Postgraduate Afternoon 2018

4 researchers who won the Hampton award stood smiling at camera

May 2018: Seventy MND researchers from across Scotland gathered to discuss the latest science and research ideas.

On Monday 14th May 2018, at our ninth annual postgradute symposium, six postgraduate students or postdoctoral researchers presented their work. We also heard fascinating talks from new Centre member Prof Louise Locock from the University of Aberdeen, and invited speaker Prof Ira Leroi from the University of Manchester.

Hampton Awards

Many congratulations to the four winners of this year's Hampton Award - given to PhD students or postdocs who have made exceptional personal contributions in addition to showing academic excellence.   The winners this year were (left to right in the picture): Rachel Kline, Bhuvaneish Selvaraj, Chris Henstridge and Gabrielle King. Well done all!

Postgraduate presentation summaries

Cornelia Roesl (postdoc in Ribchester lab)

"New approaches of labelling human NMJs for confocal endomicroscopy"

Neuromuscular junctions, the interaction point between nerves and muscles, are the first to degrade in motor neurone disease patients, leading to muscle numbness followed by the inability to control muscle movement. My project aims to find new molecules to fluorescently label these junctions. If we find a label we can use confocal endomicroscopy as a new diagnostic tool to get a visual output of these junctions in humans and therefore improve diagnostics.

Natalie Courtney (final year PhD student in Murray lab)

“Motor neurone degeneration and P53 in spinal muscular atrophy”

My research looks at neuromuscular junction (NMJ) breakdown and withdrawal in Spinal Muscular Atrophy. During my PhD, I saw that the point at which the NMJ begins to breaks down and the activation of the P53 signalling pathway appeared to coincide. I found that by knocking out P53 I was able to reduce the amount of denervation within a muscle suggesting that the activation of P53 is causing the NMJ to withdraw from the muscle.

Chris Crockford (PhD student in Abrahams lab - has just submitted his thesis - congratulations!)

“Cognitive and behavioural decline across the ALS disease course”

Our research aimed to explore if cognition (thinking abilities) and behaviour decline as ALS progresses. We found that certain thinking abilities and behaviour do decline over time and this decline is related to disease progression. As such, it is important to consider and monitor the progression of cognition and behaviour in people with ALS.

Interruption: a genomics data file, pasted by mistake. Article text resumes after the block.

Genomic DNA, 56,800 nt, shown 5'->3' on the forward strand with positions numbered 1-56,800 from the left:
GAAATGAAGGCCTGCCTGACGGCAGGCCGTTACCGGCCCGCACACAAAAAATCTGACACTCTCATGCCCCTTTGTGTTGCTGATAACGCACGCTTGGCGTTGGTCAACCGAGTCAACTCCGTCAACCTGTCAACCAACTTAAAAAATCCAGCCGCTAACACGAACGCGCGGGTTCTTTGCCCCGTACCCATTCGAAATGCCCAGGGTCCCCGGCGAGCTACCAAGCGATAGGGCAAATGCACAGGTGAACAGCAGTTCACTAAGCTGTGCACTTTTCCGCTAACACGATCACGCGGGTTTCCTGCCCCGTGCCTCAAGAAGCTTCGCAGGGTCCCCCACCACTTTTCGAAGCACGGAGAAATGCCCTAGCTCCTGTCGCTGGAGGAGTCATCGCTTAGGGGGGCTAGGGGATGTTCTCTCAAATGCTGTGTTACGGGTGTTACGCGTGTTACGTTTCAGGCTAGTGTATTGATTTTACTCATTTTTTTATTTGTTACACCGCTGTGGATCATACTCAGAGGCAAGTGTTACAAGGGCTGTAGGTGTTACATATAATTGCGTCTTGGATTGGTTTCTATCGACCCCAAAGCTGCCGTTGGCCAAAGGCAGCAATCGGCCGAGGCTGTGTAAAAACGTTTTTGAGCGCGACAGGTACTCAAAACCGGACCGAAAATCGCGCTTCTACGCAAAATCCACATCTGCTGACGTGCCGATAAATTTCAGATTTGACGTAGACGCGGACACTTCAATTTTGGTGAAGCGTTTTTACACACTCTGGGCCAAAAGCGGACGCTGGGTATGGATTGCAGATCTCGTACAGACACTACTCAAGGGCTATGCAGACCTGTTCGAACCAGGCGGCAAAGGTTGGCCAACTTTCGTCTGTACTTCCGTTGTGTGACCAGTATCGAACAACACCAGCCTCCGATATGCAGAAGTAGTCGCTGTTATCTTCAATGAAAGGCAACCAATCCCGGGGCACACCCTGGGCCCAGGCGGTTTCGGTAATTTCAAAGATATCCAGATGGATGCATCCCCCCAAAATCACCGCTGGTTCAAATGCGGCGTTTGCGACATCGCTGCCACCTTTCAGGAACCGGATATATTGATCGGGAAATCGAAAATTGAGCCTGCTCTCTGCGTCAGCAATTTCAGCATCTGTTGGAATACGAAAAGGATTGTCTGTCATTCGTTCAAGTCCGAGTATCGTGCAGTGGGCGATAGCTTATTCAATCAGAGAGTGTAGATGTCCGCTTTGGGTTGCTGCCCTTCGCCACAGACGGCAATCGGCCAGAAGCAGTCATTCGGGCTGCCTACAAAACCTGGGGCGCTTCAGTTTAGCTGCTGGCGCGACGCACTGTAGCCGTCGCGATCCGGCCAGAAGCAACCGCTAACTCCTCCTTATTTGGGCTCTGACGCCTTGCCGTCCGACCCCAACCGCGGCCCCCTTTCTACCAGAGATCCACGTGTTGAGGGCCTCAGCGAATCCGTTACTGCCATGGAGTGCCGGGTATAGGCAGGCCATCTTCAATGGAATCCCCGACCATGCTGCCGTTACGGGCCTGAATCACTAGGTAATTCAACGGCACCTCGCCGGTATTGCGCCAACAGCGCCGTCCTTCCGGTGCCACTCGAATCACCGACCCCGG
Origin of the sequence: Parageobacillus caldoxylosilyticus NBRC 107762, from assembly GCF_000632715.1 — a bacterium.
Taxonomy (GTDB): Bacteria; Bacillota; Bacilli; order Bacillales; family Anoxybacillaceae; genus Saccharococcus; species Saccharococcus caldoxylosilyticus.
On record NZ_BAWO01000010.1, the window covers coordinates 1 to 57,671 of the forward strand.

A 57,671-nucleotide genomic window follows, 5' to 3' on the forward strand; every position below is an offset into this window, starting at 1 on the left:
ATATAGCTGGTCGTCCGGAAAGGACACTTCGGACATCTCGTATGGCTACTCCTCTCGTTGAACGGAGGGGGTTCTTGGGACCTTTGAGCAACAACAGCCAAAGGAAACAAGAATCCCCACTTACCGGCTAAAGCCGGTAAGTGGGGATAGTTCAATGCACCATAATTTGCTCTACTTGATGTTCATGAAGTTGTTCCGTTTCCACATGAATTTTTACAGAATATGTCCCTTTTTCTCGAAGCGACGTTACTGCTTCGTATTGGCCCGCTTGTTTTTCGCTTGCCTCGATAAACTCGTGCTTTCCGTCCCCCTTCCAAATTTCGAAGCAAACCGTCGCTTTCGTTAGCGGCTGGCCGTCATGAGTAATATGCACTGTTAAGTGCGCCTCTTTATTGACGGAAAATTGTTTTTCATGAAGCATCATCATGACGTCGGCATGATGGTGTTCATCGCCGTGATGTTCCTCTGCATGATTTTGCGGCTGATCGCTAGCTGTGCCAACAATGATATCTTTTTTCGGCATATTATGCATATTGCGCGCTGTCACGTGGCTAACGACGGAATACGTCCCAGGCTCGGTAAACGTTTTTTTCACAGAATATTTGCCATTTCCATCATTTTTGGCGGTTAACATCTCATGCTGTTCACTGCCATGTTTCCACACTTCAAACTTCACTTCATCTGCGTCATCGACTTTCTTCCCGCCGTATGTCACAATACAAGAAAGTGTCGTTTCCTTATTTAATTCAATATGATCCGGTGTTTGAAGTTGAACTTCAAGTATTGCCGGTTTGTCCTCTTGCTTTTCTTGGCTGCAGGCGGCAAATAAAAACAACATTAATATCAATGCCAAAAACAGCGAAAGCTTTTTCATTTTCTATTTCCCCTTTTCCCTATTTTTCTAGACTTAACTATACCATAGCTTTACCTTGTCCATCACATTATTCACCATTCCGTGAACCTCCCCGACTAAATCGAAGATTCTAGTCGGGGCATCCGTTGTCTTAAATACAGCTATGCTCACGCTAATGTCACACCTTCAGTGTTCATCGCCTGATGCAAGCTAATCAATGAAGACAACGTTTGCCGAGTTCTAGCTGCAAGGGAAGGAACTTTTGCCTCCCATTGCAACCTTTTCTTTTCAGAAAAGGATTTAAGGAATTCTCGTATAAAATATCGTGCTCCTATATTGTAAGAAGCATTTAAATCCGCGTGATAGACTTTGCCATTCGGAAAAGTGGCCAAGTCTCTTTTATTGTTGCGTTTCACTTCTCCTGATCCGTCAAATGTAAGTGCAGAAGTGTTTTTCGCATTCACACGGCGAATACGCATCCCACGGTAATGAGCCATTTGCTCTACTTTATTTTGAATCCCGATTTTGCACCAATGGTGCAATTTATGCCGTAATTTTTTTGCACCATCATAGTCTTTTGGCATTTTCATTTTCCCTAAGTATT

Arpan Mehta (first year clinical PhD student in Chandran / Hardingham labs)

"Unravelling disease mechanisms in patient-derived motor neurones harbouring the C9orf72 mutation"

Arpan talked about his work on motor neurones derived from stem cells from patients living with motor neurone disease caused by the C9orf72 mutation. He spoke of the valuable contribution of gene editing to stem cell models. This approach has allowed for a comprehensive and unbiased decoding of the motor neurone transcriptome (the cell’s “messages”) in C9orf72. Disease pathways involving defects in the axons (the long processes emanating from the central cell body) and mitochondria (the cellular batteries) have been identified, and work is ongoing to characterise these further.

Rachel Kline (first year PhD student in Wishart lab)

“Identifying conserved regulators of neuronal stability across MNDs”

There are some motor neuron diseases (MNDs) that we know are caused by certain genes, but we still don’t understand what may be causing the majority remainder. However, we have some clues that there are common factors to all MNDs that behave as a “signature” of sorts to produce the typical MND symptoms. My project aims to find out what this common “signature” may be, as we hope to find factors within this “signature” that can be targeted with therapies even if the original disease cause is still unclear.

Jannigje Kok (MSc student supervised by Chris Henstridge in Spires-Jones lab)

“Investigating synaptic changes in a new mouse model of ALS/FTD"

Amyotrophic lateral sclerosis and frontotemporal dementia exist on a spectrum and commonly feature changes in a protein called TDP-43. Mice which have a mutation in the TDP-43 gene exhibit frontotemporal dementia-like behavioural changes. Recently, it was found that these mice also have changes in their brain cell connections which may interfere with the ability of brain cells to communicate, and potentially lead to the behavioural changes observed.

This article was published on: Thursday, May 17, 2018